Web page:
The Avengers are atop an elevated-train track, in pitched battle with a giant made of stone. They're laying into it with webbing, claws, shield, lightning, repulsor rays, and an elevated train (swung like a club by Giant-Girl) but their foe is unimpressed. Loudly, the statue declaims "How foolish are you, Avengers? No warrior is as large or powerful as It, the Living Colossus!"
The battle with It only lasts three pages. While Iron Man and Storm distract It, Spider-Man follows Cap's directions and fashions a gigantic slingshot out of webbing, and Giant-Girl uses it to shoot the Hulk right through It's stone head. With It down for the count, Wolverine easily subdues It's controller (seems It was a stone robot, or something.)
What's going on with It doesn't matter, because we readers are by now aware that It is a minor character in this story. The real villains of the piece have been observing the battle from an undisclosed location, musing on what assets the Avengers will be to their organization: Cap will be the strategist, Hulk the muscle, Iron Man the weapons designer, and so forth. "I can't imagine any possible use for the spider one, though," observes one. Zing! The other agrees, but adds that "with them added to our might, the Sons of the Serpent will have the whole continent in our grip!"
Cut to a meeting in Stark Tower between Tony Stark and Bruce Banner on the one hand, and the aforementioned Sons of the Serpent on the other. The Sons had been wearing green robes and pale snake masks, but they've dressed down in business suits for this confab, which Tony believes to be a negotiation over a pharmaceutical business deal. And pharmaceuticals are indeed on offer. Without warning, snakes hidden below the table bite Tony and Bruce, and the venom immediately transforms them into docile slaves.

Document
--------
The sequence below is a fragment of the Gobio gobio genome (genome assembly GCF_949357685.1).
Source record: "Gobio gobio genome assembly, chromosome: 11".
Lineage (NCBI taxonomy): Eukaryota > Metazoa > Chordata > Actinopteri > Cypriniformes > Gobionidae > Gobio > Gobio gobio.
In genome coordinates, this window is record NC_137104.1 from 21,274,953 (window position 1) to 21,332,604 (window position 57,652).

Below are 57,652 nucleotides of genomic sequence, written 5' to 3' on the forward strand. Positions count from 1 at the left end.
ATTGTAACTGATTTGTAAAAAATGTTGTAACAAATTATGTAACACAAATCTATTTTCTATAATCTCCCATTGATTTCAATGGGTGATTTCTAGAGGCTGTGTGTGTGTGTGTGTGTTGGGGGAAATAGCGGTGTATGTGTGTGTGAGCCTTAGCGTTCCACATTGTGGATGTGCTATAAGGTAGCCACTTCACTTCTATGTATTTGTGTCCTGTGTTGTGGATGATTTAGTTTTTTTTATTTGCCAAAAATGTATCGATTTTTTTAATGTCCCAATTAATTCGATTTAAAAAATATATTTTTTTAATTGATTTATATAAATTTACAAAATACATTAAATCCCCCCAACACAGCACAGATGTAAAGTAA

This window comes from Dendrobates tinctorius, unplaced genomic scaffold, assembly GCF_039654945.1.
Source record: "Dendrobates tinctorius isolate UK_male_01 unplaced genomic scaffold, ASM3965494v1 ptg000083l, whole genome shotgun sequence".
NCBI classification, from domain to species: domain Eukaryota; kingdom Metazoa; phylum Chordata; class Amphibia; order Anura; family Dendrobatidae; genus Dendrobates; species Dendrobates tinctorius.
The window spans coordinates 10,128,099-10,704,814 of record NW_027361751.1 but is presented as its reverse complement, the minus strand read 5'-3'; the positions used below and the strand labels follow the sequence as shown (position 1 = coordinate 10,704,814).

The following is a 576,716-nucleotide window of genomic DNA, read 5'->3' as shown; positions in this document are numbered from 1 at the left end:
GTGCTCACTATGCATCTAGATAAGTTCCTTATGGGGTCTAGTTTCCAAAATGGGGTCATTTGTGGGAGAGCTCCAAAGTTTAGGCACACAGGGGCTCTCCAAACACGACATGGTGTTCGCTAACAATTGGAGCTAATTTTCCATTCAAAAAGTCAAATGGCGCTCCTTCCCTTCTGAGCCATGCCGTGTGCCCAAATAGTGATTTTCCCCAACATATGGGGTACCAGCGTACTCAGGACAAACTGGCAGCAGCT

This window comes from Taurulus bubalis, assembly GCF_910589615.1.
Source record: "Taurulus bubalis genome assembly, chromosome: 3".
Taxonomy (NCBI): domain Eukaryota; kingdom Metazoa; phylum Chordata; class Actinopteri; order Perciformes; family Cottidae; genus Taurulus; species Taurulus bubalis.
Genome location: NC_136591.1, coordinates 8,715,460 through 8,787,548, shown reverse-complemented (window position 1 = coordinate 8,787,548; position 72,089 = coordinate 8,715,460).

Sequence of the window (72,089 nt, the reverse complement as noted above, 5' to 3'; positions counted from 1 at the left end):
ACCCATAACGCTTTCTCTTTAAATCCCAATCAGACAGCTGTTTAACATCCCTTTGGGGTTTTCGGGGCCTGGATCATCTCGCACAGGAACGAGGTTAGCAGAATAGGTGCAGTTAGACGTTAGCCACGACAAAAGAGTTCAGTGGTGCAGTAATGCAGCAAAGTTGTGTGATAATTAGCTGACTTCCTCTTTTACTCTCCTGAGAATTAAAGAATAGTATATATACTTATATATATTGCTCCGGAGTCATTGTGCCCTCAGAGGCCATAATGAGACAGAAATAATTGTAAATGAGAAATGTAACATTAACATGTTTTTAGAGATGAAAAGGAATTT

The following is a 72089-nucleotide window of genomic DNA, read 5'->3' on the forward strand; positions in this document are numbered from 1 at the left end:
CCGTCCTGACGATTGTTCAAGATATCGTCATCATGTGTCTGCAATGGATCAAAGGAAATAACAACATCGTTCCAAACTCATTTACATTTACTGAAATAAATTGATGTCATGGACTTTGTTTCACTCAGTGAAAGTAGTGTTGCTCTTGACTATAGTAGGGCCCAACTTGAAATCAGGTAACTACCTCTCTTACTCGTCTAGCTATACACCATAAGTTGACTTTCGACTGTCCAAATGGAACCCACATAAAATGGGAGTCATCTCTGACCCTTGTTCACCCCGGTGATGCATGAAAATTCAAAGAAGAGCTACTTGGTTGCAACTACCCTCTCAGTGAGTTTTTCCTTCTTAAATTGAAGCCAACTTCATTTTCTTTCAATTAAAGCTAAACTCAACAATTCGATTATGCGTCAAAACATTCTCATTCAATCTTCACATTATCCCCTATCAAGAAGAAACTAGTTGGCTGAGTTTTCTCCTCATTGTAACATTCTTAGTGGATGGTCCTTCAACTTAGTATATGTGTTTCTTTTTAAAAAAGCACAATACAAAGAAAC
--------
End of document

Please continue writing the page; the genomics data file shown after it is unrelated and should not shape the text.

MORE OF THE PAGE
Elsewhere in Stark Tower the Avengers are relaxing as Jarvis serves them tea. Huh. Last issue seemed to establish that the Avengers and Jarvis called Avengers Mansion home, but that was then, I guess. It seems that the Avengers have personalized teacups, each with the owner's face painted on it, which is certainly nice. I bet that perk is mentioned explicitly in the recruitment package. Sadly, the Avengers' pause that refreshes is interrupted by a televised message from Storm, who orders Cap, Giant-Girl, Spidey and Wolverine to depart immediately for South America in Quinjet 1. The foursome board the Quinjet, though with misgivings, which are quickly borne out. There's something wrong with the floor panels, and--
Yes, they went there. "Snakes on a Quinjet!" screams Giant-Girl.
A buncha snakes may throw Samuel L. Jackson for a loop, but not the Avengers. Quickly subduing their slithering foes, Spider-Man analyzes their venom in the Quinjet's mobile laboratory. Wolverine is dubious, but Spider-Man insists he's up to the challenge: "Will anyone ever remember that I'm really, really smart?"